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Drills or games for getting weight forward? (4 year old)

post #1 of 24
Thread Starter 

My daughter is keeping advancing and is going faster, steeper and higher for every day, but she's very much in the back seat. Just like I was at her age.

I know that she doesn't really care for where her weight is. I don't want to get in her way, being boring and complicated. But I'd like to get the weight centered without her knowing.

 

Is there any games you'd suggest for creating lateral body position awareness?

post #2 of 24

Try the "grow up" game. Kids are built that way.

 

That said, any hopping game will teach a centered stance. Pop goes the weasel. Ski like a kangaroo. Shooting gallery (you know those targets that change direction when hit) - hop and turn on the ding. Simon says (touch your toes, touch your nose, hands behind the back, make a funny face, stick your hands in your years and stick out your tongue, lift this foot, set it down, ski backwards). Stick your toe in the water (tap a ski tip). Use natural banks (or a small 1/2 pipe) to ride up a wall, turn and come back down or hop and turn.

 

Stay clear of the power wedge. Teach directional control of speed and weight in the back seat will most likely not be a problem. Try teaching flat spins by teaching backwards skiing first, then teaching turning all the way up hill to a stop, then let gravity reverse direction of travel (two of those linked together is a 360). Hockey stop games - cover a pole (or other object) with snow.

post #3 of 24
Thread Starter 

Excellent! Thanks Rusty! :)

post #4 of 24

Carl R, we are talking about a complicated matter. Your daughter. The thing is that there is not much to do about it. Or its difficult. Your kids dont want to ski with their father that tells them things all the time. They want to look good in the eyes of their parrents. My sons are also in the back seat and so are most of the kids I teach or I see in other groups or on the mountain.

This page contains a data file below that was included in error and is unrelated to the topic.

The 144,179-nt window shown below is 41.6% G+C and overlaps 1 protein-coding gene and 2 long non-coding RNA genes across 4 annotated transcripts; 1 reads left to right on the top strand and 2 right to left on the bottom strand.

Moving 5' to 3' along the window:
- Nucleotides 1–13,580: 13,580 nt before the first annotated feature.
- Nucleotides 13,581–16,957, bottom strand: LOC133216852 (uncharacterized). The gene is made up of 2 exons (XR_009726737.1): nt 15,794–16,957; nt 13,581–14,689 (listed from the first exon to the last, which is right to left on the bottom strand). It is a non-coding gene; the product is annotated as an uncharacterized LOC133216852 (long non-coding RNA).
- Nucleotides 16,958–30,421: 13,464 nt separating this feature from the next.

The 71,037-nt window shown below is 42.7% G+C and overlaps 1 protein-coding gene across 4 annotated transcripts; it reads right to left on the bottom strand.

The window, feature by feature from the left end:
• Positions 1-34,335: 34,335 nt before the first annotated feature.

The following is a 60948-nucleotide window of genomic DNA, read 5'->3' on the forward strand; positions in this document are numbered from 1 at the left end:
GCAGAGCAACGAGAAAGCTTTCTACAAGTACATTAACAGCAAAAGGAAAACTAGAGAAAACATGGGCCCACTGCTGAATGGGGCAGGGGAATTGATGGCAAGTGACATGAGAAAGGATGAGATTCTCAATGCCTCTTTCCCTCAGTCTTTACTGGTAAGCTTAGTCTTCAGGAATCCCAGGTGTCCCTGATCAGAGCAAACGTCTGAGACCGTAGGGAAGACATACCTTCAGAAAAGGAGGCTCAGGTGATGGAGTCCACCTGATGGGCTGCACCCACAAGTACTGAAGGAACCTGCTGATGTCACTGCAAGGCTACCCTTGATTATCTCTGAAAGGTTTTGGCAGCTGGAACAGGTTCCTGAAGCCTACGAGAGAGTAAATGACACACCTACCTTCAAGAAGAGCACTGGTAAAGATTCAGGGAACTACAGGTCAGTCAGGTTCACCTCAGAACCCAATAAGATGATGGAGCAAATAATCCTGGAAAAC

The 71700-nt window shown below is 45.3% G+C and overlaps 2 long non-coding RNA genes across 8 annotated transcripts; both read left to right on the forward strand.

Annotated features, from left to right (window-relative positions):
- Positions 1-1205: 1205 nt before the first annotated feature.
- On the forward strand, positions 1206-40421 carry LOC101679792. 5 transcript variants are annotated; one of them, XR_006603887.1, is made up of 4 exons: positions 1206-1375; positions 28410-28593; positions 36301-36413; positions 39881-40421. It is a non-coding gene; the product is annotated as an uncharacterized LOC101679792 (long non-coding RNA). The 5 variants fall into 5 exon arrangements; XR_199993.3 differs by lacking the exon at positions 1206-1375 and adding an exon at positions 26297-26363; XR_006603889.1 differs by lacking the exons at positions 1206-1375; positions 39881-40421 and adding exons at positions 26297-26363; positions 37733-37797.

Here are some of my thaughts on the topic. Too stiff boots are a problem. Especially with small kids, the load from behind boots. These are the worst ones. Often straight and stiff. When jr grow its also a problem because they often have big feet and need to use big boots. At some point they cannot fit in jr boots and adult performance boots are too stiff.

 

What I have done with my kids is putting them on blades. That serves two purposes, they have fun and they cannot be in the back seat.

post #5 of 24
Thread Starter 

You're so right Tdk6!

 

Thats why I on purpose avoid giving her tips other than "you need to go faster if you want to get up that jump". ;)

post #6 of 24

She is only 4 , she is trying to find that balance point, Her head is probably bigger than (mass wise) other parts of her body and this is what happens with very young kids. As long as she is keeping herself under control and making turns i.e no power wedge as therusty said just keep skiing her. If you get too far away from them they tend to straight line it , cutting off the turn to catch up to you. Good stuff from above posters on what to play with and look for. Little jumps are fun, unfortunately they will lead to larger ones in the future and I hope your body can keep up with that ha ha.